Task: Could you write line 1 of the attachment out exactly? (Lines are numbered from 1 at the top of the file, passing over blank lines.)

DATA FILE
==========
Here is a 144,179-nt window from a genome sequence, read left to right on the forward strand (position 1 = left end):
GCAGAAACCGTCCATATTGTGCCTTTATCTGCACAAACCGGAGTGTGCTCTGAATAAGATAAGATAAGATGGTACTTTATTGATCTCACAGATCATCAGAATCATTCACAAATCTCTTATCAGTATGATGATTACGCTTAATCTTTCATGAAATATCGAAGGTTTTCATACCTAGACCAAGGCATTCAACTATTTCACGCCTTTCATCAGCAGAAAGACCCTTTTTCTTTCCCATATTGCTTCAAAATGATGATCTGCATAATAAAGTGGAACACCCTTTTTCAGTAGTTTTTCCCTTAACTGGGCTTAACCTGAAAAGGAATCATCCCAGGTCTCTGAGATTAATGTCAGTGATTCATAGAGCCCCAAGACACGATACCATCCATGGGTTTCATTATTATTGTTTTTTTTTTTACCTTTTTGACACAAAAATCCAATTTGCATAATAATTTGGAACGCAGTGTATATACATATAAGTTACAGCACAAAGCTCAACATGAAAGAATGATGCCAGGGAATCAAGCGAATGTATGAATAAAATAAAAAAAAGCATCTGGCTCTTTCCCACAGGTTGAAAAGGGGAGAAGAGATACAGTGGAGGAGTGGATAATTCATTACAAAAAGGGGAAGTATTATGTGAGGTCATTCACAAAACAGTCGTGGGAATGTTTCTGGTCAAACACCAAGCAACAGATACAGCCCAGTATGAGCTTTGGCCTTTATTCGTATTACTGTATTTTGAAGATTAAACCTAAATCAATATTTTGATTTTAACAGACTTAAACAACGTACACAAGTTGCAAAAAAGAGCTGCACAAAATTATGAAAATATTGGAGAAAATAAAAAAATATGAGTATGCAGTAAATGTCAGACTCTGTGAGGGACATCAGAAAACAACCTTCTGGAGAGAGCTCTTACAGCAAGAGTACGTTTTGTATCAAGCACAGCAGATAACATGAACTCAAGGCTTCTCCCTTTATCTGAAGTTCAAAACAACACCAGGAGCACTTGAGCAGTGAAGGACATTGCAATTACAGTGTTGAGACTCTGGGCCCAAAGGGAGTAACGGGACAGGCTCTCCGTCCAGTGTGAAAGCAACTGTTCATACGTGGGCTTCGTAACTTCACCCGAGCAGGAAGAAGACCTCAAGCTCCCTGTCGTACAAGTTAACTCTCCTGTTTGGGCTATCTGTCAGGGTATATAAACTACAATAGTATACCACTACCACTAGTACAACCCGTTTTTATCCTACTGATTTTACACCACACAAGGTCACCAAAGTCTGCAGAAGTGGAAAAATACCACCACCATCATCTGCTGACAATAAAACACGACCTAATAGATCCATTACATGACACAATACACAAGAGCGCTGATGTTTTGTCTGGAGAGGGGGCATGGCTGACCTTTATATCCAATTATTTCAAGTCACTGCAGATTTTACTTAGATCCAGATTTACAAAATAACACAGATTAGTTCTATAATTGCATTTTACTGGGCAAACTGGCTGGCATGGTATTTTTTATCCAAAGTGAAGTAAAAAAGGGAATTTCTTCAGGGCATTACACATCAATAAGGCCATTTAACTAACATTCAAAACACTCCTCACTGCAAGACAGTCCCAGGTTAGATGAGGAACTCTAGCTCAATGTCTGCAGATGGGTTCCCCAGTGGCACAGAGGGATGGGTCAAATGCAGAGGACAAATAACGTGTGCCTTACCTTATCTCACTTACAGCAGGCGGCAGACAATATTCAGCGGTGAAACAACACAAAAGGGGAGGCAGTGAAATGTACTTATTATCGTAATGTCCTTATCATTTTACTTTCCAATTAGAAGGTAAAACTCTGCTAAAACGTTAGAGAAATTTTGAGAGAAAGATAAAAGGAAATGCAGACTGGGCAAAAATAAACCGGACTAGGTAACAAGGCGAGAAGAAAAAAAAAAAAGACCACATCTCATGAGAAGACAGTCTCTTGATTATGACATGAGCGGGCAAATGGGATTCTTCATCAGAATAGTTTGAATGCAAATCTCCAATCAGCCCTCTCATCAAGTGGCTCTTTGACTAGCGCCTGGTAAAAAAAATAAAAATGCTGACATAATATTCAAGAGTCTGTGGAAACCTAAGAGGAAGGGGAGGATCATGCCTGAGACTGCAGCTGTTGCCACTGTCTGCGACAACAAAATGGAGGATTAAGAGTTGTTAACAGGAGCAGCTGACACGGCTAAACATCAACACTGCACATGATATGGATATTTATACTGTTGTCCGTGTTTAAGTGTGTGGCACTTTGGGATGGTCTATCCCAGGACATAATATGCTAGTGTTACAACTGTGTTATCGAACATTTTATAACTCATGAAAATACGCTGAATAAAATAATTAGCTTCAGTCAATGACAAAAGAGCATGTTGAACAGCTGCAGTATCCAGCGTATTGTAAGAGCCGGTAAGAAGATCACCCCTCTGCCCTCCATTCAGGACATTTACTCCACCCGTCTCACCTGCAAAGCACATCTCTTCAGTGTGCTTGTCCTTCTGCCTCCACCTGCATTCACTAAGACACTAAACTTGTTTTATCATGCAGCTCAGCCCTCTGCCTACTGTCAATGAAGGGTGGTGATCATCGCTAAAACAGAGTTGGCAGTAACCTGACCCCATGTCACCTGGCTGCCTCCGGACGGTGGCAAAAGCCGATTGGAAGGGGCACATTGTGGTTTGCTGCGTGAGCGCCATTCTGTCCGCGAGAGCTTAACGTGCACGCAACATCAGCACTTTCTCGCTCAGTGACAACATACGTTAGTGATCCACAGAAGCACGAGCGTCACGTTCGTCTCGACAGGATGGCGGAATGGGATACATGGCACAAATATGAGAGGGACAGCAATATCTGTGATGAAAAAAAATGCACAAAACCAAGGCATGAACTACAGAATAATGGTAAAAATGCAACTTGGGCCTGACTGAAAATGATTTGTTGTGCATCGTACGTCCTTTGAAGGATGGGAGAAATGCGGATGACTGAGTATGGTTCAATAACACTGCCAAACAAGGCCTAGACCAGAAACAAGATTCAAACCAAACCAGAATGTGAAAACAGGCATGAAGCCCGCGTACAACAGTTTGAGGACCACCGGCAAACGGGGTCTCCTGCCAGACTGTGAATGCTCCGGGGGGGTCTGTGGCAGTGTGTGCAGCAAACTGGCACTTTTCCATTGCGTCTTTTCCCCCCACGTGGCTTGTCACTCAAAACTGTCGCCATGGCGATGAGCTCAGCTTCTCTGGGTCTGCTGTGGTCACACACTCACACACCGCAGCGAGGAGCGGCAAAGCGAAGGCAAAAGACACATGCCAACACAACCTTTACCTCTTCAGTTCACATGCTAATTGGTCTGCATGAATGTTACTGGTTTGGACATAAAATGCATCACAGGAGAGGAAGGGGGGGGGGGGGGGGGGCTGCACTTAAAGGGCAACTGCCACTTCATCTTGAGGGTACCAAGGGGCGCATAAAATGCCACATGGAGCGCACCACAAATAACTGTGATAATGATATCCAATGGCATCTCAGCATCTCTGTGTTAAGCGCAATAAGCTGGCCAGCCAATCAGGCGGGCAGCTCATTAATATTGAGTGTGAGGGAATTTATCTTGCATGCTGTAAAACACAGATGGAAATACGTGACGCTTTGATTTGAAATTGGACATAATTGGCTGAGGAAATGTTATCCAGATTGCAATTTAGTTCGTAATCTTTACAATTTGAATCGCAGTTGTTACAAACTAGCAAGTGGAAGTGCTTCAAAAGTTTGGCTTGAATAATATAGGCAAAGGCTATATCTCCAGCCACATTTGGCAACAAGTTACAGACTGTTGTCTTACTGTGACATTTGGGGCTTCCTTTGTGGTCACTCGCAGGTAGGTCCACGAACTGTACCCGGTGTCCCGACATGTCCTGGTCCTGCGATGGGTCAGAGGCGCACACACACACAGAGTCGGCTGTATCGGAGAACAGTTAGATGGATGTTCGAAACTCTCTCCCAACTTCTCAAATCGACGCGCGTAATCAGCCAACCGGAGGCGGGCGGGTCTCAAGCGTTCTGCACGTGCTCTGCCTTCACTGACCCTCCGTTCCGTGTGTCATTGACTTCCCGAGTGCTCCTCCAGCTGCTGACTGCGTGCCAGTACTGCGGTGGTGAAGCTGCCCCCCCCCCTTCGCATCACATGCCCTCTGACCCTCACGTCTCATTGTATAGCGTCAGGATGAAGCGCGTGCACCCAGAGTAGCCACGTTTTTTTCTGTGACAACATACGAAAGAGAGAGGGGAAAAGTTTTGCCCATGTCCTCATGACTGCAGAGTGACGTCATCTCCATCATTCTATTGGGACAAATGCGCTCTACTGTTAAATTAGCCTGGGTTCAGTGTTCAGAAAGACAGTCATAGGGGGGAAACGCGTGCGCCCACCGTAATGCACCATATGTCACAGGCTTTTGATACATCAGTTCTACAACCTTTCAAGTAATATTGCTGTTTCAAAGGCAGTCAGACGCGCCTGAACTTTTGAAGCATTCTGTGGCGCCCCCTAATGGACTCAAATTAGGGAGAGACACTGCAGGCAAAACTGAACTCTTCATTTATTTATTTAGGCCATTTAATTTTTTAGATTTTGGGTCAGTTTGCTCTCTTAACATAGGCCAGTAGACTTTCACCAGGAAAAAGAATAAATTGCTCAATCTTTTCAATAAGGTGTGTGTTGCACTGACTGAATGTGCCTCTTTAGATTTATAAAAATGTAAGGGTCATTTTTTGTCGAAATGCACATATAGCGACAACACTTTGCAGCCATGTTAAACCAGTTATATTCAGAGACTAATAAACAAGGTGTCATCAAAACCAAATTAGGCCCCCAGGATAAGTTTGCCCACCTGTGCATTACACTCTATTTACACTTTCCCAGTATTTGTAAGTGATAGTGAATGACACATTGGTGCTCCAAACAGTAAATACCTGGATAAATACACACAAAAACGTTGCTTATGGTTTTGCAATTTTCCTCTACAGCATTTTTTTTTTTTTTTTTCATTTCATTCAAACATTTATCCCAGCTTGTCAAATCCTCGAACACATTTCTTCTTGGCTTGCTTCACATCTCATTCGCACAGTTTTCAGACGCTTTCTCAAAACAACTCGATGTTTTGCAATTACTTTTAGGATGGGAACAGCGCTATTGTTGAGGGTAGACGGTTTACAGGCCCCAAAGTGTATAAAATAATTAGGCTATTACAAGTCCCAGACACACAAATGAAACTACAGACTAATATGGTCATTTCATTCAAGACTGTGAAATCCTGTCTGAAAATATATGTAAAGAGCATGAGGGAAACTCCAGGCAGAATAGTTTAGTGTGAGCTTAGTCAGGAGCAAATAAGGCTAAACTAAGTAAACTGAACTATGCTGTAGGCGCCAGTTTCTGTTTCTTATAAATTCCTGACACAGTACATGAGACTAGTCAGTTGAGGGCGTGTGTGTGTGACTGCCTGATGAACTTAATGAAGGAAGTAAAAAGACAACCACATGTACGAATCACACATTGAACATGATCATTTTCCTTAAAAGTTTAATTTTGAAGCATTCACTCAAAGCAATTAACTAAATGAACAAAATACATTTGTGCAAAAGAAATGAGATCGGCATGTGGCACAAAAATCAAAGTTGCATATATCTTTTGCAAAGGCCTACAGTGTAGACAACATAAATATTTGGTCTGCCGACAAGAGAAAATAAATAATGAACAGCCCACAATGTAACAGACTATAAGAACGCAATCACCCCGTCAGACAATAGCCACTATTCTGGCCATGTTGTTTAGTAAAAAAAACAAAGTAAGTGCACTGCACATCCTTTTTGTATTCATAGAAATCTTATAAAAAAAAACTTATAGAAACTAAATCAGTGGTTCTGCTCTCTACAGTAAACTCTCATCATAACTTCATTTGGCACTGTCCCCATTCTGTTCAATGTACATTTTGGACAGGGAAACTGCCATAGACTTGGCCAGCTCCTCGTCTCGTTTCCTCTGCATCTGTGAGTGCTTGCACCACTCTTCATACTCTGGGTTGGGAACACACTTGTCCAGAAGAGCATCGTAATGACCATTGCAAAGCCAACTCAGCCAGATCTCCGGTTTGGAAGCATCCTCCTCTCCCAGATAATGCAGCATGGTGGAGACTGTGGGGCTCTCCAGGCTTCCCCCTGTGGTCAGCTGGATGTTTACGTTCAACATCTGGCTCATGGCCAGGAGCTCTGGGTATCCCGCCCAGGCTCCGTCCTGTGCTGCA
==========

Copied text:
Here is a 144,179-nt window from a genome sequence, read left to right on the forward strand (position 1 = left end):